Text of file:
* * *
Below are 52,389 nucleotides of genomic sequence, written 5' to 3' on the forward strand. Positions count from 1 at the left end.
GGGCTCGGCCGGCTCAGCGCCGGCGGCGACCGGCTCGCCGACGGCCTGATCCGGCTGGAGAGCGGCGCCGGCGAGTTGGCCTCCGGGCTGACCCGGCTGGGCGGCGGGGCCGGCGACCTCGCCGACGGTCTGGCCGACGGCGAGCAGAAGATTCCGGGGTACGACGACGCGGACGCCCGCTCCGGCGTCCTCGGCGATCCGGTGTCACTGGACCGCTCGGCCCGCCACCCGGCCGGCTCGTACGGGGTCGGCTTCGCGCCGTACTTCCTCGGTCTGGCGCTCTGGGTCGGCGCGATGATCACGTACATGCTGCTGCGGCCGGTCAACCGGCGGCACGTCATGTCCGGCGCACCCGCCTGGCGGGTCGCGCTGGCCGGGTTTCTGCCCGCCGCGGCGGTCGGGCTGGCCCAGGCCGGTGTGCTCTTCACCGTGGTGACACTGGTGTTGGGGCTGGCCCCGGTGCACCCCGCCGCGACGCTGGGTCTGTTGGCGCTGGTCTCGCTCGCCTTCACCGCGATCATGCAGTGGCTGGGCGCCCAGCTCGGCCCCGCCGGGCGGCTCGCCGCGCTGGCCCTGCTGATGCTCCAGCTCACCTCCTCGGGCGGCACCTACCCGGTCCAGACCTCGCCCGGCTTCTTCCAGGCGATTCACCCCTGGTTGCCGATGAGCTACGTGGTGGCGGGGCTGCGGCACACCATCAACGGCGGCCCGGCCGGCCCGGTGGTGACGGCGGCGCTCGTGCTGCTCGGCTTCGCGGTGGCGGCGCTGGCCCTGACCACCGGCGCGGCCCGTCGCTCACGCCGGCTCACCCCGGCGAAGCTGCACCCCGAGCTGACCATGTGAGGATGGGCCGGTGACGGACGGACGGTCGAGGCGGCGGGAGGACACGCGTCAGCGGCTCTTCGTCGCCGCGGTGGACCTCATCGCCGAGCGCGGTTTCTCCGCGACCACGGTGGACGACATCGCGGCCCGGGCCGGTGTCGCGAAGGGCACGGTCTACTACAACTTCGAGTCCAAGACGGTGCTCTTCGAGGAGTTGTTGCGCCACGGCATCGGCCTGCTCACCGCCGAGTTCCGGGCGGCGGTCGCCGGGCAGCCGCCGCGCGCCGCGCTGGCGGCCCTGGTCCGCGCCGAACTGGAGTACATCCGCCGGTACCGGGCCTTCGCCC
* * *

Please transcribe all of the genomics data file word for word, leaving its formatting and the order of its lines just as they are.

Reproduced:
Below are 52,389 nucleotides of genomic sequence, written 5' to 3' on the forward strand. Positions count from 1 at the left end.
GGGCTCGGCCGGCTCAGCGCCGGCGGCGACCGGCTCGCCGACGGCCTGATCCGGCTGGAGAGCGGCGCCGGCGAGTTGGCCTCCGGGCTGACCCGGCTGGGCGGCGGGGCCGGCGACCTCGCCGACGGTCTGGCCGACGGCGAGCAGAAGATTCCGGGGTACGACGACGCGGACGCCCGCTCCGGCGTCCTCGGCGATCCGGTGTCACTGGACCGCTCGGCCCGCCACCCGGCCGGCTCGTACGGGGTCGGCTTCGCGCCGTACTTCCTCGGTCTGGCGCTCTGGGTCGGCGCGATGATCACGTACATGCTGCTGCGGCCGGTCAACCGGCGGCACGTCATGTCCGGCGCACCCGCCTGGCGGGTCGCGCTGGCCGGGTTTCTGCCCGCCGCGGCGGTCGGGCTGGCCCAGGCCGGTGTGCTCTTCACCGTGGTGACACTGGTGTTGGGGCTGGCCCCGGTGCACCCCGCCGCGACGCTGGGTCTGTTGGCGCTGGTCTCGCTCGCCTTCACCGCGATCATGCAGTGGCTGGGCGCCCAGCTCGGCCCCGCCGGGCGGCTCGCCGCGCTGGCCCTGCTGATGCTCCAGCTCACCTCCTCGGGCGGCACCTACCCGGTCCAGACCTCGCCCGGCTTCTTCCAGGCGATTCACCCCTGGTTGCCGATGAGCTACGTGGTGGCGGGGCTGCGGCACACCATCAACGGCGGCCCGGCCGGCCCGGTGGTGACGGCGGCGCTCGTGCTGCTCGGCTTCGCGGTGGCGGCGCTGGCCCTGACCACCGGCGCGGCCCGTCGCTCACGCCGGCTCACCCCGGCGAAGCTGCACCCCGAGCTGACCATGTGAGGATGGGCCGGTGACGGACGGACGGTCGAGGCGGCGGGAGGACACGCGTCAGCGGCTCTTCGTCGCCGCGGTGGACCTCATCGCCGAGCGCGGTTTCTCCGCGACCACGGTGGACGACATCGCGGCCCGGGCCGGTGTCGCGAAGGGCACGGTCTACTACAACTTCGAGTCCAAGACGGTGCTCTTCGAGGAGTTGTTGCGCCACGGCATCGGCCTGCTCACCGCCGAGTTCCGGGCGGCGGTCGCCGGGCAGCCGCCGCGCGCCGCGCTGGCGGCCCTGGTCCGCGCCGAACTGGAGTACATCCGCCGGTACCGGGCCTTCGCCC